Hacksaw Ridge and the weaponless war hero
I don’t see a lot of movies at the theater.
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But when I do, I want to see something that fully leverages the big screen. That meant Hacksaw Ridge for a date night with Lib this past weekend. When we watch Netflix, she often gets her way with love stories. But when we go to the theater, I tend to get my way with action. As it turns out, on this evening we both won (despite having more than Lib’s preference for blood and guts). Mel’s Gibson’s new movie Hacksaw Ridge is an entertaining, moving and enlightening piece of work.
Part of me wanted to go to the movie just to support Mel Gibson. He was in a tough way a few years ago with alcohol problems, muttering anti-semitic statements and other bad behavior. While not good nor godly moves, at the time I felt that the culture police were taking great glee in the fall of a man who created “The Passion of the Christ.” (He has since apologized for his behavior and says it was in part due to his alcoholism.) Yet for many elites this isn’t good enough. As American culture sprints away from her roots in a Judeo-Christian worldview, our society knows increasingly little about giving grace and second chances. This is a shame because not only do we all need a second chance eventually, but the very character of God mandates we give it.
I went hoping to see a good war movie and to support the notion of a second chance. I received that and much more through an incredibly moving 2 hours and 18 minutes. Holy schnikies! I was unprepared for the transcendent theme of this movie that makes it a must-see for every man and woman in our country. My eyes were moist on numerous occasions.
Whatever motivates Gibson, the staunch Roman Catholic, to make redemptive movies, he put it on display with the true story of the first Medal of Honor winner in American history who never picked up a gun. Desmond Doss was a conscientious objector who went into battle to save lives rather than take them.
Reading the Medal of Honor citation of WW2 veteran Private First Class Desmond Thomas Doss is a moving experience in and of itself. We all know that Hollywood doesn’t portray reality. “Based on a true story” often means something like “some guy had the same name and also liked to drive cars.” Yet what Gibson portrays of Doss’ heroism on Hacksaw Ridge during the Okinawa campaign is dead-on.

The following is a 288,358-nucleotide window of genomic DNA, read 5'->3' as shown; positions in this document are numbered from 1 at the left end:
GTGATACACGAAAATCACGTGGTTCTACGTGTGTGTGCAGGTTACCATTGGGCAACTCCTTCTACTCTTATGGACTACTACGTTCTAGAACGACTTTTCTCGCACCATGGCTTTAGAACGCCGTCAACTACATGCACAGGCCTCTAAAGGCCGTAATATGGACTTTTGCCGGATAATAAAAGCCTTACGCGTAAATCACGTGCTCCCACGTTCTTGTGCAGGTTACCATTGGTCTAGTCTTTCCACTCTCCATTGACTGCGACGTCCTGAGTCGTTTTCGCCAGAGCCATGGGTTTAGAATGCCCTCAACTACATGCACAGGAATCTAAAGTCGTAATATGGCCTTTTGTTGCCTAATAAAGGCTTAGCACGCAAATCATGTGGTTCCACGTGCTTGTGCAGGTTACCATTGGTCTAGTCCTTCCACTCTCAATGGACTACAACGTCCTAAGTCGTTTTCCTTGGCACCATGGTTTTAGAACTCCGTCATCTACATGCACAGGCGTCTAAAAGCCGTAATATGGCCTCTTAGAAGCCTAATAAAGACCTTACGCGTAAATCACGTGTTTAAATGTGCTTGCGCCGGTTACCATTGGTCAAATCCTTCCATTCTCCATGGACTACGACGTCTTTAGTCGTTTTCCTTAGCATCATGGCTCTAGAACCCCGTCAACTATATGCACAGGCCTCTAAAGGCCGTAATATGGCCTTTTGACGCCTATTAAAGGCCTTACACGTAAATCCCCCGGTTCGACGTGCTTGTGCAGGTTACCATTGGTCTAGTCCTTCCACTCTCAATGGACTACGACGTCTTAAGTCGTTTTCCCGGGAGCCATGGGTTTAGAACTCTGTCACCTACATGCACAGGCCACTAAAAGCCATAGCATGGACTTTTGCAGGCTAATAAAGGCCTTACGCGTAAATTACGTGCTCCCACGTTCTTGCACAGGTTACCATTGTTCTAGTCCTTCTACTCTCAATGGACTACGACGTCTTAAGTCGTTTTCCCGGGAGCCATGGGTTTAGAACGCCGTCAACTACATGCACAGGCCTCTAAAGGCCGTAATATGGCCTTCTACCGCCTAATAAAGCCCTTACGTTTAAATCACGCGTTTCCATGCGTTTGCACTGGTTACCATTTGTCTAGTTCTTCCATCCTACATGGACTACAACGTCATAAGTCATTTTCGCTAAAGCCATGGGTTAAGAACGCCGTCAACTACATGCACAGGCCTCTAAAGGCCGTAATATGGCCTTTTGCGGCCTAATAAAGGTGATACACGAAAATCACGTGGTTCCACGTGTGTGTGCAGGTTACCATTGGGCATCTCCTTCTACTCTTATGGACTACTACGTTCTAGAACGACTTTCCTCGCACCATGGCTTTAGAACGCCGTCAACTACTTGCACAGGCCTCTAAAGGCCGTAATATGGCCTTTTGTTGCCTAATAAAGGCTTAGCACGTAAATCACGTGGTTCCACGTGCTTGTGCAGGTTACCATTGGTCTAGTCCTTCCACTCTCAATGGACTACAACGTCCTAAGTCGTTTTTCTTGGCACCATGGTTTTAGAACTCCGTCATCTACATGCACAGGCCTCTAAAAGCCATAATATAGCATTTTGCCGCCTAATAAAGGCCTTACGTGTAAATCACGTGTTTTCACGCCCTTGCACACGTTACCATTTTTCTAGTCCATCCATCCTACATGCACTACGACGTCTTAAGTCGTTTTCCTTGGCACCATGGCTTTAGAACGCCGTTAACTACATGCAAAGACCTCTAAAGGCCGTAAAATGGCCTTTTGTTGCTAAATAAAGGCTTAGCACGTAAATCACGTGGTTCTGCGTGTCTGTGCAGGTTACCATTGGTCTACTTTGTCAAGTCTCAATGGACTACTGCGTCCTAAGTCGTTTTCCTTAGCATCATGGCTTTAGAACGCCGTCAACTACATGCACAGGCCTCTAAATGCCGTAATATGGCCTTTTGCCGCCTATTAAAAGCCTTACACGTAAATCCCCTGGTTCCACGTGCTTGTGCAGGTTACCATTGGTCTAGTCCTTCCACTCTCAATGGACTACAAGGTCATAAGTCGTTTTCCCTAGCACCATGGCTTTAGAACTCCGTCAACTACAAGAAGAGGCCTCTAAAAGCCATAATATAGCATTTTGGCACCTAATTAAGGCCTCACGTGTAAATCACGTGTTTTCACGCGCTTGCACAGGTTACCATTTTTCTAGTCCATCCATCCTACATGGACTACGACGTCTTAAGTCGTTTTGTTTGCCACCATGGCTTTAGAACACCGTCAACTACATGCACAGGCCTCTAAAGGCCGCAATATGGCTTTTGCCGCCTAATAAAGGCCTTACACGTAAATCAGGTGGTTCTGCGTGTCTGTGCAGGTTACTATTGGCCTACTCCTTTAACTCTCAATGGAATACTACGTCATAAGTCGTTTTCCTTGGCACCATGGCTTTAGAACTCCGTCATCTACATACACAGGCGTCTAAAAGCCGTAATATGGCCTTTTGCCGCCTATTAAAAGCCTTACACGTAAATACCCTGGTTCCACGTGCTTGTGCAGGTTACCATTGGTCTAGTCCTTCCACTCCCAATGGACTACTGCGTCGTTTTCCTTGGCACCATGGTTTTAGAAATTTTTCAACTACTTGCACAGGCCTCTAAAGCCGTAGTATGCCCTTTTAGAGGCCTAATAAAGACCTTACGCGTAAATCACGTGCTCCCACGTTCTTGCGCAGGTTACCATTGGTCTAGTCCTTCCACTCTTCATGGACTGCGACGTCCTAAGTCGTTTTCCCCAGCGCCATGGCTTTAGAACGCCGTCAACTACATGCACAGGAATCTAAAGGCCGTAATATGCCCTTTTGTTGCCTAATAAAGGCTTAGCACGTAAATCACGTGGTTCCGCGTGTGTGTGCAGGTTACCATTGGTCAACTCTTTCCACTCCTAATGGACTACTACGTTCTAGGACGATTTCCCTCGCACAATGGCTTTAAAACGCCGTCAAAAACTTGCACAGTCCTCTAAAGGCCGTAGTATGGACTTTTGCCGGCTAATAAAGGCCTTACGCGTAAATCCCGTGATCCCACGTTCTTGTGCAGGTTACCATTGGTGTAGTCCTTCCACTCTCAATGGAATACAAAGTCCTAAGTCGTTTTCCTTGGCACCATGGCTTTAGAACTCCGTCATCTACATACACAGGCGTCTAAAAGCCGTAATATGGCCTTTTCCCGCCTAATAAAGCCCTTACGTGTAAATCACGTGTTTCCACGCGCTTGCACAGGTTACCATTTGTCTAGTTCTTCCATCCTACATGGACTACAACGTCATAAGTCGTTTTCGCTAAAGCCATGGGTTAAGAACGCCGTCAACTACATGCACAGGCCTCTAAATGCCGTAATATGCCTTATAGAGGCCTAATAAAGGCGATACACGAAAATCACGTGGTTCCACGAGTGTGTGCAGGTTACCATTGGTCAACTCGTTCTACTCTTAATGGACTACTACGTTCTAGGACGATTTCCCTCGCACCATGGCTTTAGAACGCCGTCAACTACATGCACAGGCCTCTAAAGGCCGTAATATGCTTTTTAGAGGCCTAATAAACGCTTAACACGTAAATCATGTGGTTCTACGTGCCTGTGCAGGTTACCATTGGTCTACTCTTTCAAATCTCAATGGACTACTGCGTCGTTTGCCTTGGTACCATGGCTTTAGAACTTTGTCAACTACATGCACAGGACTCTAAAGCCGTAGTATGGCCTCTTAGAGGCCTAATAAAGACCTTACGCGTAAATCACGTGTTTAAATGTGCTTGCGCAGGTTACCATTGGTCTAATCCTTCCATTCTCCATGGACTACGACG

What made this movie so moving for me isn’t just that Doss is a Christ figure who goes into battle to save wounded people left for dead. That’s what we all are spiritually according to Ephesians 2:1–5. What hit me so hard was seeing the “five marks of a man” vividly portrayed in the life of a godly Seventh-Day Adventist who had a heart for the scriptures and a heart for manliness. I absolutely believe that a warrior can fight in a conflict like WWII, take lives, and be honoring God in the process. And at the same time, I absolutely believe that no one should violate their conscience (1 Timothy 1:5).
I would love to reveal the twists of how Doss lived according to the marks by having a vision, being a protector, a worker, a team player, and all while taking a minority position. But to do so might ruin some of the joy of discovery that you will undoubtedly experience should you shell out the big bucks and head to the theater.
We live in a culture where men are obsessed with the easy road, morphing to the pack and living a life of ease. A culture which has us focus more on the externals of manscaping and less on the internals of godly, manly character. The five marks are always the basis of every godly man’s character. Mel Gibson probably couldn’t name the five marks, but he didn’t have to. He only had to know the life of Private First Class Desmond Thomas Doss and accurately tell his story.
Go see this movie. Then work toward having your personal story — in its own unique circumstances — mirror the life of every godly man who has ever walked the planet. And don’t leave the theater early. You will be treated to excerpts of an interview this man gave in his 80’s (before he died at 87) after having lived his post-war years with only one lung due to his heroism.
Thank you Mel Gibson. May I have another!?Written by Brian Tome on